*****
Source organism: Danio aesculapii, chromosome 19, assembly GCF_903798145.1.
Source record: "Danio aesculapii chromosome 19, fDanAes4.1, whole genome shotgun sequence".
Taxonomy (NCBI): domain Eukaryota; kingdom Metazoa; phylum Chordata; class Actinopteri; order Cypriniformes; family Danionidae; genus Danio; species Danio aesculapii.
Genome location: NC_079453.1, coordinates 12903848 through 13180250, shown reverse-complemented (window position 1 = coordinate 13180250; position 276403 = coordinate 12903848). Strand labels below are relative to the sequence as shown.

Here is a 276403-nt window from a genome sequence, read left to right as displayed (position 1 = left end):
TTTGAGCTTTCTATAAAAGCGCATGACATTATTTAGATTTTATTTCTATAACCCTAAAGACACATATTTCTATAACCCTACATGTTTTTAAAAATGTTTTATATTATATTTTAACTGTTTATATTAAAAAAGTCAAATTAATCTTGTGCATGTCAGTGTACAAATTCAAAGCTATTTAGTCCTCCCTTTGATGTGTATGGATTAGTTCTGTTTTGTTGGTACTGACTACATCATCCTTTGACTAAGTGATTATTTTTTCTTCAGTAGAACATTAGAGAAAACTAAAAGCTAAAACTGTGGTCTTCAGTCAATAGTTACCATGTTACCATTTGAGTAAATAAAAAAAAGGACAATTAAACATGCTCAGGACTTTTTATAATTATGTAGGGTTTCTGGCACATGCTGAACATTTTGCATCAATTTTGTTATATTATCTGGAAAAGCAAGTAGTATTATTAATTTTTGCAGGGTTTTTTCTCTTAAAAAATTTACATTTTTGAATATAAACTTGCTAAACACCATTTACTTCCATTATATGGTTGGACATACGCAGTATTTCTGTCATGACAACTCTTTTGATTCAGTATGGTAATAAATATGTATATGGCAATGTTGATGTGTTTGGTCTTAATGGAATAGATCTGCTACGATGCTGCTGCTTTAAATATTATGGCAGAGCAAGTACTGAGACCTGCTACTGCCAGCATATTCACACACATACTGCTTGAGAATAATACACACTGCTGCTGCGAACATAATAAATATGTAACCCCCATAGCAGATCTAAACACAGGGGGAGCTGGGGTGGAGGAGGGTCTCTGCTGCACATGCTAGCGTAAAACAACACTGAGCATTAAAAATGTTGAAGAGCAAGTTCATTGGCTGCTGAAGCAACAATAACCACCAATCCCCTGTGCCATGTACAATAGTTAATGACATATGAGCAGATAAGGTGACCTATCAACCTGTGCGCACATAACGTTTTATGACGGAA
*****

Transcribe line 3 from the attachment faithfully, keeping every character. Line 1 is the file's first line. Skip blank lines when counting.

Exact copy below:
Taxonomy (NCBI): domain Eukaryota; kingdom Metazoa; phylum Chordata; class Actinopteri; order Cypriniformes; family Danionidae; genus Danio; species Danio aesculapii.